When AutoSuccess published its first issue back in 2001, it was a different world than the one dealers face today. Thanks to the Internet and other technology, dealers and GMs have more opportunities than ever before to reach current and potential customers. While they’re commonplace terms now, concepts such as “texting,” “social media,” “online reputation management” and “video chat” were bleeding-edge marketing ideas back then — if they existed at all. Facebook, for example, wasn’t founded until 2004, and didn’t find mainstream usage until a few years later.
With these opportunities, however, come challenges, and one of the biggest challenges dealerships face today is simply keeping up with consumer desires and demands. Research tells us that customers visited five dealerships in 2005; now, they do their research online and generally buy from the first dealership they decide to visit.
This is a game-changing shift in consumer behavior, and yet many dealers are still living in 2005.
Successful dealers aren’t trying to live in the past — they’re looking to the future. The most successful dealers are taking a close look at consumer behaviors and trends and trying to anticipate what will make the shopping process as pain free — and even as enjoyable — as possible.
Here are three ideas to keep in mind for those times when the technological world seems to be looming a little too large:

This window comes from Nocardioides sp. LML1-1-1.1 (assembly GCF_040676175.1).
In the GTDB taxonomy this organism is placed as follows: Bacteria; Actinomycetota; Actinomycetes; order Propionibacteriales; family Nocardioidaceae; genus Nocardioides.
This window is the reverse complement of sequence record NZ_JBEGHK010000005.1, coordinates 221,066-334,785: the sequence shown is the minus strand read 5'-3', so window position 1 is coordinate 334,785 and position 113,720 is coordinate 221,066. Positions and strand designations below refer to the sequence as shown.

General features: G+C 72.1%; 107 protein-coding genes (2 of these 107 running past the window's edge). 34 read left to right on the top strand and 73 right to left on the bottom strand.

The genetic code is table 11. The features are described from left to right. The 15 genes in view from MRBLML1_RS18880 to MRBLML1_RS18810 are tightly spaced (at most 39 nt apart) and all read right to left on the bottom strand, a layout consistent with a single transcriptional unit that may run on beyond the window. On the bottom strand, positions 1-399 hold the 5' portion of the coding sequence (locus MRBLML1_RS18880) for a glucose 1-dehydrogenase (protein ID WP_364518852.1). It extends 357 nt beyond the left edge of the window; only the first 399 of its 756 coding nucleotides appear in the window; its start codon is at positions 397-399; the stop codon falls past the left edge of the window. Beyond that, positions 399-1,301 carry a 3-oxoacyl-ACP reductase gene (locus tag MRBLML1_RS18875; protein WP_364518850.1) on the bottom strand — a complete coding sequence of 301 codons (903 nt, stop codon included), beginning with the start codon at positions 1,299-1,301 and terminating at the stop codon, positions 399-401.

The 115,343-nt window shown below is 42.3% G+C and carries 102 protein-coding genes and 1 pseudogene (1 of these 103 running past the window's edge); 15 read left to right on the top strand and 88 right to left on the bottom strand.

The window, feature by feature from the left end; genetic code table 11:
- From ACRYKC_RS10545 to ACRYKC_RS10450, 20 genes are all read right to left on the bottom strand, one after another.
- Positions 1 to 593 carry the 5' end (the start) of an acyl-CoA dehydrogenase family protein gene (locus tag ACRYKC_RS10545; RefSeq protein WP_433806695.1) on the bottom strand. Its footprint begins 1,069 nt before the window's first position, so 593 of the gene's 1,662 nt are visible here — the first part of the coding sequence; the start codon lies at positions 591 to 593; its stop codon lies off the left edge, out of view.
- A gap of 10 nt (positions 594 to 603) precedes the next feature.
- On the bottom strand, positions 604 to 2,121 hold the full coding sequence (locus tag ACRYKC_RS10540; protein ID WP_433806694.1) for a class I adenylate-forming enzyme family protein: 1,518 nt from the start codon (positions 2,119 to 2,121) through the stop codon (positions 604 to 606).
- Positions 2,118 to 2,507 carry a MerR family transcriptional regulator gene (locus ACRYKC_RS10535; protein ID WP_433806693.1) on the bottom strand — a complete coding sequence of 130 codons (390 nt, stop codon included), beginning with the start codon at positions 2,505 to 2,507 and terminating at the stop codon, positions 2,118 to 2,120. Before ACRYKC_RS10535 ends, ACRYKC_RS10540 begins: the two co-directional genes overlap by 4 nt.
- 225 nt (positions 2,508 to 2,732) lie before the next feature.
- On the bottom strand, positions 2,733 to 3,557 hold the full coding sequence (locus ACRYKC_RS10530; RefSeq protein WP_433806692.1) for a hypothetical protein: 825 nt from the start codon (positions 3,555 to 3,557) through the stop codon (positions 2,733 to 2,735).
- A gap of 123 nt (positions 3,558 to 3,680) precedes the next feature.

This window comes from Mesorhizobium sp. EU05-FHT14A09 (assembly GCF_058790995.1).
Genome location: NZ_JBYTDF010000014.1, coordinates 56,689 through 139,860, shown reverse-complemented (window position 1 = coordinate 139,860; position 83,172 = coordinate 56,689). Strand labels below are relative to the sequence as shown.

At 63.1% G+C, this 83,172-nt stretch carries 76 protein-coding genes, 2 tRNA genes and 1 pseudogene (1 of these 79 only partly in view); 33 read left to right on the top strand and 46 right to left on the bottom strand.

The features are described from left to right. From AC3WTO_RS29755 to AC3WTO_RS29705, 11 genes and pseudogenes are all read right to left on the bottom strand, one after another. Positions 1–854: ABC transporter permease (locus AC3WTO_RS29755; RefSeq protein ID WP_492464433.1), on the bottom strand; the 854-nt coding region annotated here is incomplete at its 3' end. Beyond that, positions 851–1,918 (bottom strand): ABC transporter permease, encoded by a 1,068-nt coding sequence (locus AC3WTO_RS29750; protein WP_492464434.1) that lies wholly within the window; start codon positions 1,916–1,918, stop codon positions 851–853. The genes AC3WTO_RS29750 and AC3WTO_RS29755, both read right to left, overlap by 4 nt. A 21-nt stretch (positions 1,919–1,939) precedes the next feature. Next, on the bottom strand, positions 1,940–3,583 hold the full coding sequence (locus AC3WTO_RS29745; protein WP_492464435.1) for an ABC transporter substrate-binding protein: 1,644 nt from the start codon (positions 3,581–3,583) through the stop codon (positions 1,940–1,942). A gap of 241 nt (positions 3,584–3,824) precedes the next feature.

Keep an eye out for trends — While it’s impossible to be aware of every new piece of software or technology, it’s important to be on the lookout for emerging trends. During the sales process, take a moment to ask your customers not only how they found you, but why they decided to come into your showroom. That’s valuable, actionable information.
Get input from your staff — Your staff is most likely made up of people from different age ranges and demographics. Take some time to sit down regularly with them and ask how they and their peer groups make shopping decisions. Over time, the answers may change.
Don’t be afraid to seek professional help — The vast majority of auto sales professionals didn’t get into the business to become experts in marketing; they got into the business to sell cars (the very best, by the way, got into the business to help customers find the right vehicle for their needs). By doing your research and finding the right vendor to partner with, new avenues will open up, and if the partnership is sound, the money you spend with them won’t be a cost, but an investment — one with excellent ROI.
Staying current with consumer shopping behavior and trends isn’t easy, with more tools, platforms and technology showing up at an ever-increasing rate. Hiding from this process, however, and hoping that things “go back to the way they were” is frankly, from a business standpoint, suicidal. Don’t be afraid to step out of your comfort zone and entertain new ideas. The market has changed; don’t be afraid to change with it.